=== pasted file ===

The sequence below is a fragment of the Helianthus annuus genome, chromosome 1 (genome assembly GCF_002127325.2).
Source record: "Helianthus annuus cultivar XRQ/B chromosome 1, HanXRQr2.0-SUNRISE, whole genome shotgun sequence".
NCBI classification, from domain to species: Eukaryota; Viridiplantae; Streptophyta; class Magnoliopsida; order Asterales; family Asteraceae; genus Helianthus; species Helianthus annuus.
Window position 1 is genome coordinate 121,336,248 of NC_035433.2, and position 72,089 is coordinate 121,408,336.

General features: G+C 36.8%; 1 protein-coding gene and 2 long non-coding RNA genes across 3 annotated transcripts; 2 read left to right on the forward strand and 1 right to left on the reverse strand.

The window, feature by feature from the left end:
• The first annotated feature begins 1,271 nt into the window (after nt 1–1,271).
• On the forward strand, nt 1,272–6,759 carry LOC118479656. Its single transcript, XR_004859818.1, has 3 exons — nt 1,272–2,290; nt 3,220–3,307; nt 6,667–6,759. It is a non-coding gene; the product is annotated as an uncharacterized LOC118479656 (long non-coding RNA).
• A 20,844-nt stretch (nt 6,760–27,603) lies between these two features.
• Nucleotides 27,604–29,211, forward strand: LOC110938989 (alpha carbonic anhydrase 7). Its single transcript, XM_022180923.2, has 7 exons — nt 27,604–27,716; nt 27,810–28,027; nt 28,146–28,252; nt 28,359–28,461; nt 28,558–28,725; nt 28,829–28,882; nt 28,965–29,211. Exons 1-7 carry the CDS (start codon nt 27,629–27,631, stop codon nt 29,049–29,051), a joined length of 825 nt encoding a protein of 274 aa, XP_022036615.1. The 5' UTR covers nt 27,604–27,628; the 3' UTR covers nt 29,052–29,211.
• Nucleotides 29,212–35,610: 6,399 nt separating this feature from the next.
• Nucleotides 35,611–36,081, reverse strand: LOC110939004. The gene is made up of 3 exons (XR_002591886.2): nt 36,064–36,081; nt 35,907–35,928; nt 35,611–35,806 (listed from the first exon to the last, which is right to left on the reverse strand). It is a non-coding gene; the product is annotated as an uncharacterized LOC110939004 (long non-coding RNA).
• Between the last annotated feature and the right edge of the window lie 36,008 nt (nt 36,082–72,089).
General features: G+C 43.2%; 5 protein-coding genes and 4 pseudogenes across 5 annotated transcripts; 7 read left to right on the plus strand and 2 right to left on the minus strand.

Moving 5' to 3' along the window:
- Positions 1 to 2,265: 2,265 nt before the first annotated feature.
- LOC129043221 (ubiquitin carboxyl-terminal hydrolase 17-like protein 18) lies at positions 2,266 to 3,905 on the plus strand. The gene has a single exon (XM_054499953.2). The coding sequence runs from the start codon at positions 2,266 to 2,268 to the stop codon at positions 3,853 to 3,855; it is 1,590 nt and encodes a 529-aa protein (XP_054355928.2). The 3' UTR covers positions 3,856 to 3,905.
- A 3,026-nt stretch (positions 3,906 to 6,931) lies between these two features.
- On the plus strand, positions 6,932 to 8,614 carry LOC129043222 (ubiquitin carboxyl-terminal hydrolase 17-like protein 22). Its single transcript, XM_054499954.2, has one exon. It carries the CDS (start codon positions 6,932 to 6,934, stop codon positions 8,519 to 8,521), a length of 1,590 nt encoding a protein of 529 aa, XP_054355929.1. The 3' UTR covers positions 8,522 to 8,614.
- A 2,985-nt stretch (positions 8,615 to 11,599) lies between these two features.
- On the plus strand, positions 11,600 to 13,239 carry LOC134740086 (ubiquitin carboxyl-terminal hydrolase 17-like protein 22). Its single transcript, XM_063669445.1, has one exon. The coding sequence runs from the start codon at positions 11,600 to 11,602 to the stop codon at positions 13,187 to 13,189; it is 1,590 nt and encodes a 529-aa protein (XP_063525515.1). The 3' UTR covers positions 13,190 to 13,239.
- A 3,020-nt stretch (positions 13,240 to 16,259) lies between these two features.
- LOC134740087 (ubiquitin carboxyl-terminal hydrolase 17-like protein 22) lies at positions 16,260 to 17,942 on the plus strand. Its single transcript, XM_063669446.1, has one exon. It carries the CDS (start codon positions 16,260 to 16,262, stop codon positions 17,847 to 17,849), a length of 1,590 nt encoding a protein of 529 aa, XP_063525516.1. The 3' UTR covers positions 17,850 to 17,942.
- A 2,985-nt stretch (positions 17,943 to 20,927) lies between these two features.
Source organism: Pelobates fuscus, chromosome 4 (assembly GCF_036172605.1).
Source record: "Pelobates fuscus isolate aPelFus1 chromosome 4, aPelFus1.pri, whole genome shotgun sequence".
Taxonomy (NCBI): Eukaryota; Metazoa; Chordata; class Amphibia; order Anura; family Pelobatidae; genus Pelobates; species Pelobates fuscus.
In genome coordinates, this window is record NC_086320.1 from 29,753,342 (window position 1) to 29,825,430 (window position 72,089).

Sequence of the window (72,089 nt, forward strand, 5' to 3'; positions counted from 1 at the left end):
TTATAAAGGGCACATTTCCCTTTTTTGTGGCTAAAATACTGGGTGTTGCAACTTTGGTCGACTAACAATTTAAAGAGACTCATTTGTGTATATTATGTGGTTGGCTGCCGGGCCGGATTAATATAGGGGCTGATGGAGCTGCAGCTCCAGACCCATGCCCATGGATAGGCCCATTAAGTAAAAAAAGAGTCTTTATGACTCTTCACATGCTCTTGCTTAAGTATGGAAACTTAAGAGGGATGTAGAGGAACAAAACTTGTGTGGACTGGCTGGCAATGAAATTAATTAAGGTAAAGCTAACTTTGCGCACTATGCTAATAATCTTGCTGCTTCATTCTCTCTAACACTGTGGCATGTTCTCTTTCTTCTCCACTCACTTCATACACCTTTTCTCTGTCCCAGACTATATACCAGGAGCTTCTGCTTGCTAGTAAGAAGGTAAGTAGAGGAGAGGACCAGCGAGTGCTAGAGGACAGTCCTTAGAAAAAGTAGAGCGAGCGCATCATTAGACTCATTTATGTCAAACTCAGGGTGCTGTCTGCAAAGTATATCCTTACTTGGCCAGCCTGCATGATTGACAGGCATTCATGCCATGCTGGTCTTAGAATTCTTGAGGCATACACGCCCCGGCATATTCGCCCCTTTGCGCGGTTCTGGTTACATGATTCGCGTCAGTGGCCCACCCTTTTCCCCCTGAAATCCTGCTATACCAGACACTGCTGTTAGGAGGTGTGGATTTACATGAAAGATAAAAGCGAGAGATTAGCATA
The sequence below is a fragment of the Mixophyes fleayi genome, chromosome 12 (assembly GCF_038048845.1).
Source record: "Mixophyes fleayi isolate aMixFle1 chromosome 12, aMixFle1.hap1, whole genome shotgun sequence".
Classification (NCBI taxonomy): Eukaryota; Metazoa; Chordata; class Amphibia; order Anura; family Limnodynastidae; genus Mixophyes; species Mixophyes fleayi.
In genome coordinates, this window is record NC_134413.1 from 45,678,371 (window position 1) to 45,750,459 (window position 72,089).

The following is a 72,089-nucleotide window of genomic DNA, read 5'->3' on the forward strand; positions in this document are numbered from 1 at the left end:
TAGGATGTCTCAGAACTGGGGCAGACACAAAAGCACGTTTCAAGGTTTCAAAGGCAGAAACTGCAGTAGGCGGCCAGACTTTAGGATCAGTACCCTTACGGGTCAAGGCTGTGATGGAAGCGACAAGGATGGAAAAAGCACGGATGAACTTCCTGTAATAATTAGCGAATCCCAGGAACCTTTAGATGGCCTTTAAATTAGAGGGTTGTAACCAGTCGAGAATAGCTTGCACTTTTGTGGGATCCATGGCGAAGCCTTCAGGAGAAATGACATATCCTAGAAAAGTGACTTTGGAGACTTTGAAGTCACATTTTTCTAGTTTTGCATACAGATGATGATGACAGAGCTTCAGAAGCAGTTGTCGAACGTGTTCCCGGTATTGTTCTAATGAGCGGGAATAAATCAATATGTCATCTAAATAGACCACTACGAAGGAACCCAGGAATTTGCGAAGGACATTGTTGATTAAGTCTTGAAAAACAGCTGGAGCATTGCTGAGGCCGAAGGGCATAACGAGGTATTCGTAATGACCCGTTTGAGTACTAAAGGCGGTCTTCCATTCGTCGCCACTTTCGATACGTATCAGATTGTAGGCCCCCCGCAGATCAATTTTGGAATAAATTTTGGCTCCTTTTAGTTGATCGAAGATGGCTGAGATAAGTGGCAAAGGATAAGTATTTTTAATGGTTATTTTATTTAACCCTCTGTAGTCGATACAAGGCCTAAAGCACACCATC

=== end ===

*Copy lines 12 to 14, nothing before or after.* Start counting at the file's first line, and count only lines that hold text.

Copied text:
• Nucleotides 35,611–36,081, reverse strand: LOC110939004. The gene is made up of 3 exons (XR_002591886.2): nt 36,064–36,081; nt 35,907–35,928; nt 35,611–35,806 (listed from the first exon to the last, which is right to left on the reverse strand). It is a non-coding gene; the product is annotated as an uncharacterized LOC110939004 (long non-coding RNA).
• Between the last annotated feature and the right edge of the window lie 36,008 nt (nt 36,082–72,089).
General features: G+C 43.2%; 5 protein-coding genes and 4 pseudogenes across 5 annotated transcripts; 7 read left to right on the plus strand and 2 right to left on the minus strand.